Romeo Crennel’s biggest concern heading into Sunday’s final game of the season at Denver isn’t turnovers, penalties, a feeble passing game, the Broncos or even Colorado’s notoriously unpredictable winter weather.
It’s making sure the Chiefs have their heads in the right place and haven’t already started on offseason plans, mentally at least.
“I don’t want us to fall apart and just go out there and not give effort, not play hard, those kinds of things,” Crennel said. “They’ve done a nice job all year of staying together, not pointing fingers and continuing to try to play hard and win games. That’s what I want them to do in this last game of the year.”
If history is a guide, Crennel has a valid concern. The Chiefs went on the road for what turned out to be their final games under Gunther Cunningham in 2000 and Herm Edwards in 2008. Cunningham’s team was flat in a loss to the forlorn Falcons and Edwards’ team couldn’t keep up with Cincinnati.
Sunday’s game could test the Chiefs in that regard
“At some point when the season is not going good, there’s always the possibility that things can fall apart,” Crennel said. “To the credit of these guys, it hasn’t fallen apart in the locker room. They’ve pulled together for each other and they work hard during the week. We just come up short on Sundays. That’s the way it’s been all year.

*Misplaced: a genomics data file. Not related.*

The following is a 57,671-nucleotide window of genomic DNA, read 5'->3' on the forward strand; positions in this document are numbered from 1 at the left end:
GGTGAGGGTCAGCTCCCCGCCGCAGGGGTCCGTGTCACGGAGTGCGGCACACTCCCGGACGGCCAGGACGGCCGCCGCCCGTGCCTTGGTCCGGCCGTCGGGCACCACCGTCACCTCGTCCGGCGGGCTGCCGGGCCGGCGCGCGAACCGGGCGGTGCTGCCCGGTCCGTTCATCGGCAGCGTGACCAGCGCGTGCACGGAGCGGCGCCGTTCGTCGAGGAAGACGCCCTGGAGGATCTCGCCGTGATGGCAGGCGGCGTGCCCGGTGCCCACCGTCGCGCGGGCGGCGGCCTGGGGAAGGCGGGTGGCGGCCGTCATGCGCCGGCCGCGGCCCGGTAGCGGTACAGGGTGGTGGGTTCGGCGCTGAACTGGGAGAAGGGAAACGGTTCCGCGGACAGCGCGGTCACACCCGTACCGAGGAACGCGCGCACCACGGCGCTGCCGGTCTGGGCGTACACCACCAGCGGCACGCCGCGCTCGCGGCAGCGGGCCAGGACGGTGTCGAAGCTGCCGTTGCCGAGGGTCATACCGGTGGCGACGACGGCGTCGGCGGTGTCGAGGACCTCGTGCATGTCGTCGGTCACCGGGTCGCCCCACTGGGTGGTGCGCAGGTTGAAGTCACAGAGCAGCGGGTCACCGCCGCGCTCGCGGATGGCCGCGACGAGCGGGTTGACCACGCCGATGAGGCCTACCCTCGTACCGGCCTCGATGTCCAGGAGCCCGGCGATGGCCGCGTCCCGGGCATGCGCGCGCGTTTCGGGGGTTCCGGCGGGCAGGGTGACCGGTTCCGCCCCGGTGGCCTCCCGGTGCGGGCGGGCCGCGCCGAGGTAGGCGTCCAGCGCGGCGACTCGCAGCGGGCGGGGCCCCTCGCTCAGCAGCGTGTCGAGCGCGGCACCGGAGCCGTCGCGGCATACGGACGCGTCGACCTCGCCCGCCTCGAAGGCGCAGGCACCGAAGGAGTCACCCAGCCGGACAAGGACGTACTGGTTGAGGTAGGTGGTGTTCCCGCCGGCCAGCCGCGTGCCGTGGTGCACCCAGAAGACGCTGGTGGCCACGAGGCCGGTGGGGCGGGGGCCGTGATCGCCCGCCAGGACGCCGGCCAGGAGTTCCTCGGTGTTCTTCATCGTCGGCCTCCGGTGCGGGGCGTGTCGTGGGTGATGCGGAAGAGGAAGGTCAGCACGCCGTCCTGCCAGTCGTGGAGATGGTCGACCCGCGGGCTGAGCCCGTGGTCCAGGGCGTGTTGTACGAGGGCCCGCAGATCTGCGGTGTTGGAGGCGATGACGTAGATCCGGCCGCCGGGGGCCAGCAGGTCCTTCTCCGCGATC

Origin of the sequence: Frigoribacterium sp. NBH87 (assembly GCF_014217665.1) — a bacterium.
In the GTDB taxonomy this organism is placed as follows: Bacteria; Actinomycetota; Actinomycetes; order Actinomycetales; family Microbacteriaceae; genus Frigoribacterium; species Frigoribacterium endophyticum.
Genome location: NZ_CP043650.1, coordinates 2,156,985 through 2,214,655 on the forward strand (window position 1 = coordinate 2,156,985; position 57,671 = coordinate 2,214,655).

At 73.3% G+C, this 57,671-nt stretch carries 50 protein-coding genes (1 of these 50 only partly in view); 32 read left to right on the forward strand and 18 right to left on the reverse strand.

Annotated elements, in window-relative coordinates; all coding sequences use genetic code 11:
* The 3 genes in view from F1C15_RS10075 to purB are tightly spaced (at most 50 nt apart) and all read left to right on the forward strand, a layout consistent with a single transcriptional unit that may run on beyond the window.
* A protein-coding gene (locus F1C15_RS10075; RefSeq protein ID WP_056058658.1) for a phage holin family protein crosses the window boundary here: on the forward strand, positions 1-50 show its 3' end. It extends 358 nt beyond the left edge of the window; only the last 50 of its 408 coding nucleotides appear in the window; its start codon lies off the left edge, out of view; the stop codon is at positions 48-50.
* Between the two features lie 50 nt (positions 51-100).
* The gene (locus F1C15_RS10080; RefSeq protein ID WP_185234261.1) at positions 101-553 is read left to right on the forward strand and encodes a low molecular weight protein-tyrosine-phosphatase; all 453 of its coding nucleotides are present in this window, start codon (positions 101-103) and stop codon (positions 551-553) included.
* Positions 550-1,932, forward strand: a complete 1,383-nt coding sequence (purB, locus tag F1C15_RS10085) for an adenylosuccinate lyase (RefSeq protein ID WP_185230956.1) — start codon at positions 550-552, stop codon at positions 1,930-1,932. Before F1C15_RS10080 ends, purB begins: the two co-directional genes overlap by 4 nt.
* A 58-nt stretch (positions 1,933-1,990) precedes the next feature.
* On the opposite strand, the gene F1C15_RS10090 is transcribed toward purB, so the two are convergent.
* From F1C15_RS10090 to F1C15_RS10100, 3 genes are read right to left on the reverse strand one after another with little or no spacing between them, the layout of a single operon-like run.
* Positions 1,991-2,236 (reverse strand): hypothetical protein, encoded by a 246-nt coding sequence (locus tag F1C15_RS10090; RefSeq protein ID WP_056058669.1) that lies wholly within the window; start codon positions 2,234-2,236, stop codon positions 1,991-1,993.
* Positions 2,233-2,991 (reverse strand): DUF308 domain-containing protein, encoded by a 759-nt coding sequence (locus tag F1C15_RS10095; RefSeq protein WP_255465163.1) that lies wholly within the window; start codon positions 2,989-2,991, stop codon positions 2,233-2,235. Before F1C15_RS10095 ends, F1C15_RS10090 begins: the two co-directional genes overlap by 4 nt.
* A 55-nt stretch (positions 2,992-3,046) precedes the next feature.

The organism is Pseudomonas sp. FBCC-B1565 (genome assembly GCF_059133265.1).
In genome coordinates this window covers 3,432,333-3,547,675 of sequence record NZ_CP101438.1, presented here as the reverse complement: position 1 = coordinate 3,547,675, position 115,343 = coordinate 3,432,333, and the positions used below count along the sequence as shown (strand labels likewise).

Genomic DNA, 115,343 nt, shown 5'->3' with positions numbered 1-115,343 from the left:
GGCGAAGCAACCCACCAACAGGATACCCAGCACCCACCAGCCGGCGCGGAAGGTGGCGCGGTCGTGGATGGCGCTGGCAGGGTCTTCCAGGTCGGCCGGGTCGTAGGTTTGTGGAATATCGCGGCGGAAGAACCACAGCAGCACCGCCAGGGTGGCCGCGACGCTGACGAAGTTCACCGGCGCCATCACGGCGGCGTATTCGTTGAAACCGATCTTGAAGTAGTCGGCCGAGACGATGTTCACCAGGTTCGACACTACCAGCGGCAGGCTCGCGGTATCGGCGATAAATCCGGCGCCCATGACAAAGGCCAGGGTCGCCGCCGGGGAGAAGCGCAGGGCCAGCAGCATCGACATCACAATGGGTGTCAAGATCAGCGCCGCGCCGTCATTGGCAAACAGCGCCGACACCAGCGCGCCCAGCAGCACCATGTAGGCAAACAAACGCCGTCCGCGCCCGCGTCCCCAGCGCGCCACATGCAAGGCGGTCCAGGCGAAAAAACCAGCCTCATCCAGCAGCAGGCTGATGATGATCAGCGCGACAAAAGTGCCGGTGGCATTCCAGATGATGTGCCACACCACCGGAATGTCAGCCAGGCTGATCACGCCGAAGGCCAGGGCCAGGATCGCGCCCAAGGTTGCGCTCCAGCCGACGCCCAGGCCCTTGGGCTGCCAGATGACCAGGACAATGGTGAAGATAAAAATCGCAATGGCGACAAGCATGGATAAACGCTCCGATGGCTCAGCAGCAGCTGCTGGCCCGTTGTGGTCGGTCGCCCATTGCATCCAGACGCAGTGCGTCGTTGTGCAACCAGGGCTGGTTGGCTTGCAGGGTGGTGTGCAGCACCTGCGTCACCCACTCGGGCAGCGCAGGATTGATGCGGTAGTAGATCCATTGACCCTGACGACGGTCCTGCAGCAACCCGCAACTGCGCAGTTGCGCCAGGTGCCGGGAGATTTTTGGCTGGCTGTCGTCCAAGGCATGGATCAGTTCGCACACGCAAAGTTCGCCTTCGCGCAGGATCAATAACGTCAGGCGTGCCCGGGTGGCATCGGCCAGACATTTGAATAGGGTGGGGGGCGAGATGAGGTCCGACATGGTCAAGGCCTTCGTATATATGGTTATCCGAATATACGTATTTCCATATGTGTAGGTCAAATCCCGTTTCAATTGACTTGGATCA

The Chiefs will get an honest effort from the 12-3 Broncos. They long ago clinched the AFC West championship but on Sunday will be playing to protect the No. 2 seed in the conference playoffs — or even become the top seed, if Houston loses to Indianapolis earlier in the day.
In Denver, Broncos coach John Fox told reporters he wasn’t going to be distracted by playoff scenarios.
“Nope, because then I wouldn’t be keeping my focus,” Fox said. “I think what’s really important is that win this week against Kansas City. All our focus will be on that. Whatever that brings, we’ll react to. Right now, that’s where all the focus is.”
So, to beat the Broncos, who have won 10 straight games, the Chiefs will have to earn it. Denver defeated the Chiefs 17-9 a month ago at Arrowhead Stadium.
“We’re professional football players,” wide receiver Jon Baldwin said. “Our job is to play the game, to win the game, and we’re not going to give up. We’re going to go out, practice hard, come get ready to play this game and try to win this football game. That’s all we can do.”
A possible advantage for the Chiefs is that the Broncos are a division opponent. A rival tends to get an opponent’s attention, though the Chiefs are 0-5 in AFC West games this season.
The Chiefs fell to 2-13 Sunday by losing 20-13 to Indianapolis at Arrowhead.
“Brush this loss off,” cornerback Brandon Flowers said when asked what his message to teammates would be this week. “No matter what the record is, division games mean something to us in the locker room. We are going into a hostile environment next week in Denver and we have to be ready. We do not need to get embarrassed with Peyton Manning on the field.”
Crennel was less than solid in saying that Brady Quinn would be the starting quarterback against the Broncos.
“At the time being, yes,” Crennel said. “Every position is subject to change. Everything gets evaluated. If a decision needs to be made, it will be made.”
Quinn threw two interceptions against the Colts. One was returned for a touchdown and the other, on a first-down play inside the Indianapolis 20, was woefully underthrown.
Quinn afterward took full blame for the defeat. The Chiefs rushed for 352 yards, an NFL record for a losing team.
“He understands that the quarterback position, just like the head coaching position, the buck stops at your desk,” Crennel said. “When things don’t go well offensively, he knows the quarterback is scrutinized.”